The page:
The music industry has become of late, unabashedly about selling products. Formerly, 10 or 15 years ago, there used to be more pretense to artistry. Many if not most bands would eschew “selling out.” It was not only seen as bad for the creative muse, it was bad for business as fans tended to shun artists who took that route. In those bygone days, “artistic integrity” meant that commercial tie-ins were tightly controlled in recording artist agreements. The artist was able, and almost encouraged, to prevent commercial tie-ins. This was an anomaly in most deals because few other commercial terms were negotiable as far as the labels were concerned. When it came to preventing labels from creating tie-ins with commercial products, bands often had the last say.

So much has changed, in so little time. Most everyone has decided it’s OK, after all, to scramble for the almighty bucks being waved by advertisers and sponsors. In part, this is because there is less and less reliable revenue from CD sales. In part, this is because record companies have done a good job of scaring artists into believing that the industry is depressed due to peer-to-peer file sharing. In part, this is because the lifestyle of music has become woven into so much of what we do. For many reasons, bands are now operating as brands, with emphasis placed not just on the copyrights in the compositions and recordings themselves, but more and more, on the trademarks and goodwill being exploited.

And like all valuable brands, those rights need to be managed. From a trademark point of view, this means going after other confusing trademarks or knock-offs. From a marketing point of view, this means keeping brand awareness front and center. It makes one wonder, as the role of distribution of physical product dwindles for record companies, whether they are really just advertising agencies for their artists’ brands. And if that’s the case, does a 360 deal make sense?

The 360 deal is the record industry’s answer to declining sales of physical products. But really, this has been happening for a long time. Traditionally, record companies made records (CD’s, vinyl, i.e. physical products). So it was natural that artist royalties would be based on sales of those products, and that all other revenue belonged to the artist. Then, it became more usual to find record companies demanding a rate on mechanicals (i.e. payments to the music publishers representing the composers whose songs were being recorded) for so-called controlled compositions (i.e. songs composed by the artist or band under the recording contract). Then it became common for the record company to demand an ownership interest in those compositions. And on and on. And please, as far as A&R is concerned, labels are great at jumping on bandwagons and telling artists how they should make their art, but with some exceptions, they rarely create successful acts from scratch. So here we are with the 360 deal, where the label takes a cut of the artist’s entire career.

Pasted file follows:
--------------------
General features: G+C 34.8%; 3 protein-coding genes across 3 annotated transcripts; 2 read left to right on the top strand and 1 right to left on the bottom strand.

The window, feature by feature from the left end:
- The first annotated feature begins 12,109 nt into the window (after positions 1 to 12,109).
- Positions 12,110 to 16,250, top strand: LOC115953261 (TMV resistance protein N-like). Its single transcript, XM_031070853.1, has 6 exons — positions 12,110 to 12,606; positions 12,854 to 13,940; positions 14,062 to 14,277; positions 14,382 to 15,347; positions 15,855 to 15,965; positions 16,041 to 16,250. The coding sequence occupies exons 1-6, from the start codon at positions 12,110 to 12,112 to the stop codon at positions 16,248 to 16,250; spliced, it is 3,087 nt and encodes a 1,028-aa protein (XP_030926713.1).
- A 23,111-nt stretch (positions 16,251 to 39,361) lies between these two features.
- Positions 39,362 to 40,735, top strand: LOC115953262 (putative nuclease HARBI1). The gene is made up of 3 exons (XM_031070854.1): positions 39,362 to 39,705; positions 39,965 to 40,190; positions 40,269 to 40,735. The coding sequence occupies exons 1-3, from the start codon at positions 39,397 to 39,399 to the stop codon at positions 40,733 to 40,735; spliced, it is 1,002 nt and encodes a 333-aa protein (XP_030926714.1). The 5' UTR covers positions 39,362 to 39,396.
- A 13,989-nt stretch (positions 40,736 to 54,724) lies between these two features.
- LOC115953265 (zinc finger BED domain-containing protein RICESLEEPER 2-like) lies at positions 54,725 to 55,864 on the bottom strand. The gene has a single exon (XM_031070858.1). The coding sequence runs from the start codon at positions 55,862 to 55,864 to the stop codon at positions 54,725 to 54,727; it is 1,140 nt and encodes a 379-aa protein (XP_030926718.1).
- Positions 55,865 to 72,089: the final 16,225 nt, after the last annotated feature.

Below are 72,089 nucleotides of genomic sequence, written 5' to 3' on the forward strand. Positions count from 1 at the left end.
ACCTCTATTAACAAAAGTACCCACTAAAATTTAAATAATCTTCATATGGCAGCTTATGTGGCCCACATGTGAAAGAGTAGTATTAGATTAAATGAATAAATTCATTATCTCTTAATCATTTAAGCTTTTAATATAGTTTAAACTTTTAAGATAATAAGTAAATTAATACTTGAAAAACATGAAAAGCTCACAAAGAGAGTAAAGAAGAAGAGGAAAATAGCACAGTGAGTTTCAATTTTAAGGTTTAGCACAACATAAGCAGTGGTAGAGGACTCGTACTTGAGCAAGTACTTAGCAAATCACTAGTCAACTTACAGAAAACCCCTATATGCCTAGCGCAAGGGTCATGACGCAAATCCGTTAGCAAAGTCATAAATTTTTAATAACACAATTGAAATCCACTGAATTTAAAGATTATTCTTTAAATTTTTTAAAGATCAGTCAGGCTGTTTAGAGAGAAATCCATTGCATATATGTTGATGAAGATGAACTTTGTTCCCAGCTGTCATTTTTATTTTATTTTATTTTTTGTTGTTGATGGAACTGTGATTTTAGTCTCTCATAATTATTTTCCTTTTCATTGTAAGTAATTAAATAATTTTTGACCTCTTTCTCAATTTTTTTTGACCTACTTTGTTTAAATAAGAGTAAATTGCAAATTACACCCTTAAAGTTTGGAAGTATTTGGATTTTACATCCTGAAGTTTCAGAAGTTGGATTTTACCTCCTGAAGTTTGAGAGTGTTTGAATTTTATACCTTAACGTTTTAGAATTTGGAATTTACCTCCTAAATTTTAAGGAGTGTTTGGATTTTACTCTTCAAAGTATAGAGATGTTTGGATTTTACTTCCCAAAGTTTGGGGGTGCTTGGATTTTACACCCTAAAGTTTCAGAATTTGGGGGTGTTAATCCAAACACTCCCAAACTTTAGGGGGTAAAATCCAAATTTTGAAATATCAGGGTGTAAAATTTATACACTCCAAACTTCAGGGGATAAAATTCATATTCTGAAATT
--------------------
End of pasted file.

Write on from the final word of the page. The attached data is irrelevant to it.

The quid pro quo is supposed to be, that with the 360 deal, the label can get behind the artist, bankrolling and pursuing alternative revenue sources. But what are those revenue sources, really? Touring? That’s always been sacrosanct, because without the meager profits from grinding it out on the road, many bands would not survive to record another album. Is a label really going to commit resources, for the long haul, to a band that’s playing to 50 people a night, in the hope that someday they’ll be huge? Dream on. Sure there is room in a 360 deal for a better slice of the pie to be cut for the artist. 15% can become 30%, if you’re talking about giving the label a piece of everything. But will the label dare to spend money it might not recoup? The same risk aversion and risk taking principles apply, whether it’s a conventional deal or a 360 deal. Everyone prefers a sure thing. Risk is, well, risky. When big money is being spent, who do you think has the last say in how it’s spent? When revenue might come in through commercial tie-ins these days, to recoup that big money, who do you think is going to have the last say in how the rights are exploited? Except for mega-stars perhaps, not the artist.

Meanwhile, where are all the managers? Well, managers tend to not invest their own money into a project. They might be better suited for the focus that’s needed to place artists into lucrative product endorsement deals. But they tend to not have the resources to launch an artist. Face it, recording an album, making a few videos, then promoting the singles to radio, does not come cheap.

In my opinion, as the clout of the record labels continues to decline, their 360-deal-death-grip on artists will loosen, and it’s not going to be the artists themselves or their managers who end up controlling the music we hear, it’s going to be the advertisers and the sponsors themselves.